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F164. COLT 1851 NAVY REVOLVER – 1853: This Colt 1851 Navy Revolver is an amazing find considering it is has an early production date. It has all matching serial number 28009 to include the wedge, which places it in middle production range for 1853. It shows wear, and the cylinder scene is all but gone; however, you can still see the serial number. Also, there is good rifling; the action is tight; it indexes properly, and it retains all original nipples. It has untouched brown patina and has been properly cared for while in a private collection for the past 60 years. It is fresh to the market. I do believe one screw has been replaced. This gun no doubt saw action in the Civil War! $1900.00 SALE PRICE $1800.00

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F169.REMINGTON NEW MODEL 1858 ARMY REVOLVER:  This Remington New Model 1858 Army Revolver is out of a private collection and is being offered for sale for the first time in 60 years. Its serial number 19144 places its production in April 1863 smack in the middle of the Civil War.  This gun retains lot of origin blue on the barrel and cylinder and is in great condition. The action is tight an indexes well. The grips are original to the gun and have the correct US government cartouche on the left side. There is additional carving on the grip to include: “Dead Shot” on the right side; “Trapper” on the left side; and the name “Merl Sawer” on the bottom of the grips.  The patina and the lettering on the carvings indicate it is period to the gun and done by the same hand.  This is an outstanding gun and in amazing condition. $2900.00 SALE PRICE $2800.00

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F171. "G"- MARKED 1854 LORENZ RIFLE - IDENTIFIED TO A TEXAS SOLDIER: This is a "G" Marked Lorenz Rifle, which came out of Texas and is identified to a soldier from the Texas 11th Infantry through family history. The gun was imported into the Confederacy by the state of Georgia as is evident by the "G" stamp on the side of the musket. It turns out that many of these "G" marked Lorenz rifle came through the blockade via Texas, and may explain how it ended up being issued to a Texas soldier.

The rifle is in outstanding condition. The stock is in great condition and never sanded. On the right side of the stock is the "G" mark, and a three half-cycle design to which itsmeaning is unknown to me. On the left side of the stock are the initials J. S. (most likely is the initials of the first soldier who carried this gun), and a six point star. All metal parts are original and have matching patina; the rear-site is complete and works; all sling swivels are present; and the ramrod is original. Finally, the action is tight and holds in both half and full cock, and the rifling is sharp and strong. Included is the guns original bayonet and it scabbard, both are in amazing condition and fit like a glove. With the gun is a letter from the descendant of Private Phillip K. Koonce, 11th Texas Infantry. It documents how this rifle was passed down from generation to generation and that Phillip K. Koonce owned it as his last known rifle.  Records indicate the existence of a Confederate Pension and he was buried in Shelby County Texas, White Rock Cemetery. Research is complete and I obtained the Pension File for Private Phillip K.Koonce, which will be included.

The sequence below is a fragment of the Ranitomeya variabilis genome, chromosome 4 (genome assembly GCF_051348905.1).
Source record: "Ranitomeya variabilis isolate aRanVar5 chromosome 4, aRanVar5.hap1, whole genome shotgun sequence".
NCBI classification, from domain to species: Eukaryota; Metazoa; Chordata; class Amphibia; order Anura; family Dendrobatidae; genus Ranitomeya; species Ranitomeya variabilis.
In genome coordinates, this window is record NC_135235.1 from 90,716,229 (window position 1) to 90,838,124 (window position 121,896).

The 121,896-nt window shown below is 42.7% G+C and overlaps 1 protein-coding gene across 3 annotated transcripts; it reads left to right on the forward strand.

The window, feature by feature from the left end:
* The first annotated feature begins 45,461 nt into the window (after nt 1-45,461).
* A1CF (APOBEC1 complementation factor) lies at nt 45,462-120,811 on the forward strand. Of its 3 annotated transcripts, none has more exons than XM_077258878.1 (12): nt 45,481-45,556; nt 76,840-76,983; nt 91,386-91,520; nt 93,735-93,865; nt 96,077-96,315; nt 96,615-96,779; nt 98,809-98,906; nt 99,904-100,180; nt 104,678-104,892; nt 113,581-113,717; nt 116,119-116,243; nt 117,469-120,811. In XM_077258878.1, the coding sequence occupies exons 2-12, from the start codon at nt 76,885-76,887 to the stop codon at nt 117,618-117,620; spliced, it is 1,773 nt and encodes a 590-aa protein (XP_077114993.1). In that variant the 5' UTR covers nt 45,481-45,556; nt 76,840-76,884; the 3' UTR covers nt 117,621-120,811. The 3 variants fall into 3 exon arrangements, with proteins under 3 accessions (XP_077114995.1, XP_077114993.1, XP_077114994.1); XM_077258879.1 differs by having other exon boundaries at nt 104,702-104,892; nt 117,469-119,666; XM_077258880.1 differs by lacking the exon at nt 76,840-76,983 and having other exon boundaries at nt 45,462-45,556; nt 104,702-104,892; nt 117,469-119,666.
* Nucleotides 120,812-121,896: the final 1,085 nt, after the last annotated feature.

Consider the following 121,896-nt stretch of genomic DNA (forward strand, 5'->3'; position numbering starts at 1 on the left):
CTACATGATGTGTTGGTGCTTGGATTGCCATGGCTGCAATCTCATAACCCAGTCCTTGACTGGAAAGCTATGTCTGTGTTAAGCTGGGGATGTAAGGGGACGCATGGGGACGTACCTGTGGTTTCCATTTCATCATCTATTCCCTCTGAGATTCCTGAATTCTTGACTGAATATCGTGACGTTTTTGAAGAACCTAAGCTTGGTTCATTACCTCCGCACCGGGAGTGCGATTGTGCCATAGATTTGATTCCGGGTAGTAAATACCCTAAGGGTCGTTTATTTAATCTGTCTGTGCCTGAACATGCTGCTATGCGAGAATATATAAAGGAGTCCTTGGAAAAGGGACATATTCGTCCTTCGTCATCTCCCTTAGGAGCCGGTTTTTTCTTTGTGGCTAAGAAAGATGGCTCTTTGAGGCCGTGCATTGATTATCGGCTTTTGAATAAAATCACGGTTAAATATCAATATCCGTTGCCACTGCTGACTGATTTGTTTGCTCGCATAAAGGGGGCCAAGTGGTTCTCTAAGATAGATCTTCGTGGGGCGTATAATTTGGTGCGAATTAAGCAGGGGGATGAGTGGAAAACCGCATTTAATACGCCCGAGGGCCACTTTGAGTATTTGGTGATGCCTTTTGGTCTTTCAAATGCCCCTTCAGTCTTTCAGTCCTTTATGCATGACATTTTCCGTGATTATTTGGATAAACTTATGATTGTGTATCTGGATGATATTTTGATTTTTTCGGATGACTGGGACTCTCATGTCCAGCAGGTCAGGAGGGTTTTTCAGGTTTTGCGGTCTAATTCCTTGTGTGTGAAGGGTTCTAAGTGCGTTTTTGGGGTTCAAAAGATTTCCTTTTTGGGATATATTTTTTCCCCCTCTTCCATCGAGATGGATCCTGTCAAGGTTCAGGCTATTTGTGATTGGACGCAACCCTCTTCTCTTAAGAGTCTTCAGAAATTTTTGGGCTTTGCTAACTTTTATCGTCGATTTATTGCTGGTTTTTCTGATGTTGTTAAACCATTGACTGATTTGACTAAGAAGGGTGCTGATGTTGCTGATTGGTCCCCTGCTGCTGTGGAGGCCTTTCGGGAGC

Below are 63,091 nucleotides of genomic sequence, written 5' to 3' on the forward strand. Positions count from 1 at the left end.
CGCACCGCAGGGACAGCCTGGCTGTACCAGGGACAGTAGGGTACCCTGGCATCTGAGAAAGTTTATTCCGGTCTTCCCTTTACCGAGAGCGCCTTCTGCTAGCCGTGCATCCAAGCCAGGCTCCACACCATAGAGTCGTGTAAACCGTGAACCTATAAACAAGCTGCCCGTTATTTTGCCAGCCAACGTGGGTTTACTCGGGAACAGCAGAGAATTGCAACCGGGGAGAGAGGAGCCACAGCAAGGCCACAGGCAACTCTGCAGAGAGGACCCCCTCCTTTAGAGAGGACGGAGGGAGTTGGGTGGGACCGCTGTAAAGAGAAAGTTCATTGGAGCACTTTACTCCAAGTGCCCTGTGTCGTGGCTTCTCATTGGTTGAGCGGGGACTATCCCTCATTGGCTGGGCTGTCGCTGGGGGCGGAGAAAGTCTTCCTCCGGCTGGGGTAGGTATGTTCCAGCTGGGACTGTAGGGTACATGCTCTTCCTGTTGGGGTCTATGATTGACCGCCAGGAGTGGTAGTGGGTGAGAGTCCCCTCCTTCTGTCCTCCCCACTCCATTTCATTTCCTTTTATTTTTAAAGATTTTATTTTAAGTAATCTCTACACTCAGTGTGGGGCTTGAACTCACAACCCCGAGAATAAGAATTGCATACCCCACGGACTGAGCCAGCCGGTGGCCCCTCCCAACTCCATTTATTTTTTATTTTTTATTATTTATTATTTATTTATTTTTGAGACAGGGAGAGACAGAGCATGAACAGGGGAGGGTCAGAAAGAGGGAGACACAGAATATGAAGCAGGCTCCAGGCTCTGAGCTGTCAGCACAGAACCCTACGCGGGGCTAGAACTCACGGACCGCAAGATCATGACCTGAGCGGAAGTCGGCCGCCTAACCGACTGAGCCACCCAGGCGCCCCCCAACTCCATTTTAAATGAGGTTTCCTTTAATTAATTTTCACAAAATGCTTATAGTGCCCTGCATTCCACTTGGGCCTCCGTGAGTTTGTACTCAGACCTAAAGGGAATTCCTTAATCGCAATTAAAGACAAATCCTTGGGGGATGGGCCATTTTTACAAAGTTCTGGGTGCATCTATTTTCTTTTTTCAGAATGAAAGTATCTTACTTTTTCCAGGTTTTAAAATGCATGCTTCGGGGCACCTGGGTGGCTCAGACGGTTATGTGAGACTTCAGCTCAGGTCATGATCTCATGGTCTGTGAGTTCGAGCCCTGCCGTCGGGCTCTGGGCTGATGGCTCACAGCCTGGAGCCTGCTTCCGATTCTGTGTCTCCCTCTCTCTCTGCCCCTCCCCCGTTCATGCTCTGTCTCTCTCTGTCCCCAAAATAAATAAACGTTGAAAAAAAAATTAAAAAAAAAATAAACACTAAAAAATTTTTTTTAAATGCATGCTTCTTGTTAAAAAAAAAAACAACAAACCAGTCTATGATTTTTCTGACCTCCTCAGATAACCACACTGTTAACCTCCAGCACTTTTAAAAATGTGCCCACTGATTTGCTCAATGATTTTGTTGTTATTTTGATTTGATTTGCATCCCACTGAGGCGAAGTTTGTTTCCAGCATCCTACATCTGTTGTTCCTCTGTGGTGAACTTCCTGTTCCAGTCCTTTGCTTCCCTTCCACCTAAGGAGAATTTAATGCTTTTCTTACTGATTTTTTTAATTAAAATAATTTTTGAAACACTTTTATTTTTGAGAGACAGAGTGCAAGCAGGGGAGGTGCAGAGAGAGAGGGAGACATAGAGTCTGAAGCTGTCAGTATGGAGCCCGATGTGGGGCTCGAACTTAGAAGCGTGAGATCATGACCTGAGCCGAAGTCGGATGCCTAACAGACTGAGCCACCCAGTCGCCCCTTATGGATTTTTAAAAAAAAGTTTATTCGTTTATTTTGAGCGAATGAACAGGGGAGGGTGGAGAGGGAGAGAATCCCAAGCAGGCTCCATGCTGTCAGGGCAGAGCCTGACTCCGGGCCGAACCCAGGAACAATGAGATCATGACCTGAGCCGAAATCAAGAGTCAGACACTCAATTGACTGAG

Koonce initially started in a Home Guard unit then joined the 11th Texas Infantry (Roberts Regulars) around December 1863, and remained with the 11th up to its surrender and disbandment in May 1865. He was with the unit for the Red River campaign, and engagements including Wilson's Farm, Carroll's Mill, Mansfield, and Pleasant Hill in Louisiana.

Here is an outstand “G” marked Lorenz rifle identified to a Texas soldier. $5600.00 SALE PRICE $4800.00

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F173.  CONVERSION MUSKET – CONFEDERATE:  This original flint-lock musket was converted to percussion; however, it is only the third I have seen which retained the original hammer with a piece of iron held in place as the striker. This is believed to be a Confederate conversion and there are no known Northern examples. In fact, there is a photos on page 41 of the book “Confederate Longarms and Pistols” by Hill & Anderson of a similar musket conversion. The walnut stock has seen heavy use and there are several brass and iron pins holding the stock together, again something I have only seen in Southern used muskets. Also, the triger action is soft and soetimes does not hold in the half-cocked posiiton. This is not an expensive musket, but one that shows heavy use and great Confederate characteristics. The bayonet in the photos did not come with the rifle and is only included in the photos to show the gun was modified to except one making it a combat serviceable weapon. $875.00